World Library  
Flag as Inappropriate
Email this Article

Supercritical water reactor

Article Id: WHEBN0002941134
Reproduction Date:

Title: Supercritical water reactor  
Author: World Heritage Encyclopedia
Language: English
Subject: Pressurized water reactor, Nuclear reactor, Nuclear reactor coolant, Outline of nuclear technology, VVER
Collection: Fast Neutron Reactors, Light Water Reactors, Nuclear Power Reactor Types
Publisher: World Heritage Encyclopedia

Supercritical water reactor

Supercritical water reactor scheme.

The supercritical water reactor (SCWR) is a Generation IV reactor concept that uses supercritical water (referring to the critical point of water, not the critical mass of the nuclear fuel) as the working fluid. SCWRs resemble light water reactors (LWRs) but operate at higher pressure and temperature, with a direct once-through cycle like a boiling water reactor (BWR), and the water always in a single, fluid state like the pressurized water reactor (PWR). The BWR, PWR and supercritical steam generator are all proven technologies. The SCWR is a promising advanced nuclear system because of its high thermal efficiency (~45% vs. ~33% for current LWRs) and simpler design, and is being investigated[1] by 32 organizations in 13 countries.


  • History 1
  • Design 2
    • Moderator-coolant 2.1
    • Fuel 2.2
    • Control 2.3
    • Material 2.4
  • Advantages 3
  • Challenges 4
  • See also 5
  • References 6
  • External links 7


SCWRs were experimented with in both Soviet Union and in the United States as early as the 1950s and 1960s. The idea however went on a 30-year hiatus, only to recently come into focus again. The first two units (now closed) at the Beloyarsk Nuclear Power Station were of SCWR type.[2]

A 2013 document saw the completion of a prototypical fueled loop test in 2015.[3] A Fuel Qualification Test was completed in 2014.[4]



The SCWR uses supercritical water as a neutron moderator and coolant. Above the critical point, steam and liquid become the same density and are indistinguishable, eliminating the need for pressurizers and steam generators (PWR), or jet/recirculation pumps, steam separators and dryers (BWR). Also by avoiding boiling, SCWR does not generate chaotic voids (bubbles) with less density and moderating effect. In a LWR this can affect heat transfer and water flow, and the feedback can make the reactor power harder to predict and control. SCWR's simplification should reduce construction costs and improve reliability and safety. The neutron spectrum will be only partly moderated, perhaps to the point of being a fast neutron reactor. This is because the supercritical water has a lower density and moderating effect than liquid water, but is better at heat transfer, so less is needed. In some designs with a faster neutron spectrum the water is a reflector outside the core, or else only part of the core is moderated. A fast neutron spectrum has three main advantages:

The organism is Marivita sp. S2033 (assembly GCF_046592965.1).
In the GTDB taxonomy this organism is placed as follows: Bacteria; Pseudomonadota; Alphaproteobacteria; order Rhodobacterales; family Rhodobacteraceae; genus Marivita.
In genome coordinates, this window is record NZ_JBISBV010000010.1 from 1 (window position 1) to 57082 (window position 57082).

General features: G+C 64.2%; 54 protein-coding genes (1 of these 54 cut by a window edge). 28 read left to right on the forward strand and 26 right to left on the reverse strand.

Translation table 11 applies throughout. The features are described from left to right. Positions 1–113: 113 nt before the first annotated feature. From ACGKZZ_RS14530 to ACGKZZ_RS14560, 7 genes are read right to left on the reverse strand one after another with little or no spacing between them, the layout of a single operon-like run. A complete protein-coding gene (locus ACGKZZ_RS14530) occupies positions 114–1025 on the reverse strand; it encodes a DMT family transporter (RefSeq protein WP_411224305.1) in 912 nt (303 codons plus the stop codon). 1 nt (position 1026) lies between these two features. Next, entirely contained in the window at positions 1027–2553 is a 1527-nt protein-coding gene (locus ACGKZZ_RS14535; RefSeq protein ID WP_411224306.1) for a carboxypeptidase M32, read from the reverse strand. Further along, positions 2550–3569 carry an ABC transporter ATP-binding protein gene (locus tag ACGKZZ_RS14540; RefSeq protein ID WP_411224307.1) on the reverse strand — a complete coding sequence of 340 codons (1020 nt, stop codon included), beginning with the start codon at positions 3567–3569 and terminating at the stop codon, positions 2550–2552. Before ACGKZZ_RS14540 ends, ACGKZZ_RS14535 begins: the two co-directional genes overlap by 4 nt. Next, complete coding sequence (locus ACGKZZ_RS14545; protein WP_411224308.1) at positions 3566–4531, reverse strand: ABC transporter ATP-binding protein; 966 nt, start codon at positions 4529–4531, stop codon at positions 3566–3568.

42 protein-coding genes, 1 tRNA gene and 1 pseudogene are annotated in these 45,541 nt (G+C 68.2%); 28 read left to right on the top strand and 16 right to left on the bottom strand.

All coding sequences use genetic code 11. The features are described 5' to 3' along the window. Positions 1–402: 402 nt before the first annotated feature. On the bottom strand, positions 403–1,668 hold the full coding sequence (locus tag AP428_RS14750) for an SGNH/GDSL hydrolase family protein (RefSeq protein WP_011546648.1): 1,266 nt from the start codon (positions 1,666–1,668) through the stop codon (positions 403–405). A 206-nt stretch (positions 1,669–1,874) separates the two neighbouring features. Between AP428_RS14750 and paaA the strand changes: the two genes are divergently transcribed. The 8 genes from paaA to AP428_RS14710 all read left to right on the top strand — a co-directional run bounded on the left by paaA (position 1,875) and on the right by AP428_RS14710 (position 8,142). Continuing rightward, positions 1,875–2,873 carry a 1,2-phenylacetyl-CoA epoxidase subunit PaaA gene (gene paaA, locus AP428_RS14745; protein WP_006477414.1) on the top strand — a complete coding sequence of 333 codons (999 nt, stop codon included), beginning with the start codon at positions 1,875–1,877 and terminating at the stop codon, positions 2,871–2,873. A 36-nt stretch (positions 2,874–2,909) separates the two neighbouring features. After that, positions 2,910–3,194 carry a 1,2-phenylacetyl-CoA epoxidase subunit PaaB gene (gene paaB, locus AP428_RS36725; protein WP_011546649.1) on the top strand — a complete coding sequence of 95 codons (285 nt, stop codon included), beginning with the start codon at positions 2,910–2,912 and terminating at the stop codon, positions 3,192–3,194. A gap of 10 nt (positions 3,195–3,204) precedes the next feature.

The fuel will resemble traditional LWR fuel, likely with channelized fuel assemblies like the BWR to reduce the risk of hotspots caused by local pressure/temperature variations. The enrichment of the fuel will have to be higher to compensate for the neutron absorption by the cladding, which can't be made from the zirconium customary in LWRs, as zirconium would corrode rapidly. Stainless steel or nickel alloys may be used. The fuel rods must withstand the corrosive supercritical environment, as well as a power surge in case of an accident. There are four failure modes considered during an accident: brittle failure, buckling collapse, overpressure damage and creep failure. To reduce corrosion, hydrogen can be added to the water.

At least one concept uses high temperature gas cooled reactor fuel particles, BISO.[5]

This uses corrosion resistant silicon carbide coatings on uranium fuel particles, solving the challenge of the cladding using an innovative yet proven fuel.